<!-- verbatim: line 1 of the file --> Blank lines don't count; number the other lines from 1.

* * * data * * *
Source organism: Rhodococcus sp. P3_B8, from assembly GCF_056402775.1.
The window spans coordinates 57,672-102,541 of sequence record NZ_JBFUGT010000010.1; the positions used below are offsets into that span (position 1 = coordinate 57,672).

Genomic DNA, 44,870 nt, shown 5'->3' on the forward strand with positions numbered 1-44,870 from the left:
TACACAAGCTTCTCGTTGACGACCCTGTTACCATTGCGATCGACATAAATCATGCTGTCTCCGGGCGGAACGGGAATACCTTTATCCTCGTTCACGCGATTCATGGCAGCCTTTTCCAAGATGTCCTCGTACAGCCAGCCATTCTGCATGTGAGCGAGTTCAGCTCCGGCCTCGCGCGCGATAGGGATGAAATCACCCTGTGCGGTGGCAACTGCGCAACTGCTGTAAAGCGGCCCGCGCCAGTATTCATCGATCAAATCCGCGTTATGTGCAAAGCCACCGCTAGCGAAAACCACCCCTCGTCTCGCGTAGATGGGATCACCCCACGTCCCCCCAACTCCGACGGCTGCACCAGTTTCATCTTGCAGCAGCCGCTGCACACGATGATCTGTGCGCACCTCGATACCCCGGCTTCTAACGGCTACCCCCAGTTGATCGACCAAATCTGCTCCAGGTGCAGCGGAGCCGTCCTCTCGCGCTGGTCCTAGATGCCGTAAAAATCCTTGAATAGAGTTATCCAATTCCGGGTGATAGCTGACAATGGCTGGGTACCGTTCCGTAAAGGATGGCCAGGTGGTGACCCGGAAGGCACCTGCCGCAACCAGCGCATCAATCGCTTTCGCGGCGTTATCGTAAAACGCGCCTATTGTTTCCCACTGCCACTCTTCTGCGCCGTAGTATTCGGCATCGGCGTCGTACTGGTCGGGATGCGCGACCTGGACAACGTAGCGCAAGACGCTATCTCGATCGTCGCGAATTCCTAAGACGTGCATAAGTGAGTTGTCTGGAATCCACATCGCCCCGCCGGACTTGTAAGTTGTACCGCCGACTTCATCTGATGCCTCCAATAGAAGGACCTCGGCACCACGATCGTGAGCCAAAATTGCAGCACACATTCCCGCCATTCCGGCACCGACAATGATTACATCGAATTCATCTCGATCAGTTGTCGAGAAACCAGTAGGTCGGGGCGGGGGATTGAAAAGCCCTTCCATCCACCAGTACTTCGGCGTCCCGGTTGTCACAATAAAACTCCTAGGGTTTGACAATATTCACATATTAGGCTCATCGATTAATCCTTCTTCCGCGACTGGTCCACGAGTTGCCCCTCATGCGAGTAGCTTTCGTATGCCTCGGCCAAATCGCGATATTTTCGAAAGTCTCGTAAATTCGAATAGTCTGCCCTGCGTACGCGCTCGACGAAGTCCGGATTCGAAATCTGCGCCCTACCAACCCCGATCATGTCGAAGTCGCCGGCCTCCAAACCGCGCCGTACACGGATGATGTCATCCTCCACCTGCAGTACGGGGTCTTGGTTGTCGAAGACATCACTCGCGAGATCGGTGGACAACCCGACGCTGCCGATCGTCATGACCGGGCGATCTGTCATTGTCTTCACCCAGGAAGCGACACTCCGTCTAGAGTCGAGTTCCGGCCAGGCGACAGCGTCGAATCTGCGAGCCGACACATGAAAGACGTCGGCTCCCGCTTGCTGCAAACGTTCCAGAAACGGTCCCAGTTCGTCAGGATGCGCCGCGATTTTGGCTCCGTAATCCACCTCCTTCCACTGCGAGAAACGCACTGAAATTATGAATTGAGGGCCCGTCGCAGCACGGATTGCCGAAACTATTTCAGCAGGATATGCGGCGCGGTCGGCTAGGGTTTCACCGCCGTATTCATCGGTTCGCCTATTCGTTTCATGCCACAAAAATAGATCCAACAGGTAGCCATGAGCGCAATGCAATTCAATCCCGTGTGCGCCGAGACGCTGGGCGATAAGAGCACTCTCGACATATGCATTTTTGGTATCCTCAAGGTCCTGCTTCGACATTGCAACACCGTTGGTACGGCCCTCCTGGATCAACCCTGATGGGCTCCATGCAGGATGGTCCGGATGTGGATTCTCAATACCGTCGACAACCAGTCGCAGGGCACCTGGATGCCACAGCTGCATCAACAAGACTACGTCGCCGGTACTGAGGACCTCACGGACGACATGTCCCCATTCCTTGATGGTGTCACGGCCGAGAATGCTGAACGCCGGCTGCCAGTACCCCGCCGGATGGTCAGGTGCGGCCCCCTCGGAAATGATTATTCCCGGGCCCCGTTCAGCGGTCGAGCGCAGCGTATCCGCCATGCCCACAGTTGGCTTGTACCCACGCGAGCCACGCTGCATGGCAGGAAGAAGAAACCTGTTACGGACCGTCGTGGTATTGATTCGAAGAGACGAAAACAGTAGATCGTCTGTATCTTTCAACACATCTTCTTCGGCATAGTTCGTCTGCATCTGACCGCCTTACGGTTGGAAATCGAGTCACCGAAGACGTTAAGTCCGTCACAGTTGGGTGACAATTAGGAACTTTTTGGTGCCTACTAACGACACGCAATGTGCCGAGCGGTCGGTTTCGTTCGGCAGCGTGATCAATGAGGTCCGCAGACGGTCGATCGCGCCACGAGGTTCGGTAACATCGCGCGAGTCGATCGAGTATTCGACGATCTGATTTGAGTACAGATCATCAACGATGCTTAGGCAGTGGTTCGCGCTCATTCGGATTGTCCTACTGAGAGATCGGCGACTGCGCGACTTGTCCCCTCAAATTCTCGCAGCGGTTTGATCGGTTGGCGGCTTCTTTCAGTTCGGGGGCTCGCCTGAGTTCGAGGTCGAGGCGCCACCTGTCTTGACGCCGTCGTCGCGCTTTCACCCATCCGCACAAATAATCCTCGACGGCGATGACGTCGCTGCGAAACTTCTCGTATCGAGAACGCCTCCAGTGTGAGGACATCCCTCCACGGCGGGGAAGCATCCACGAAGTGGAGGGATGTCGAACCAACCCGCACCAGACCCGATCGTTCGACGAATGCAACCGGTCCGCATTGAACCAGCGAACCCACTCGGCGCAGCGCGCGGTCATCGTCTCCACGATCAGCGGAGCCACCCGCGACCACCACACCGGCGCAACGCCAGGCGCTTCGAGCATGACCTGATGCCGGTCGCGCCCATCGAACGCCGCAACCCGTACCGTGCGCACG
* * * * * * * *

Source organism: Rhodococcus sp. P3_B8, from assembly GCF_056402775.1.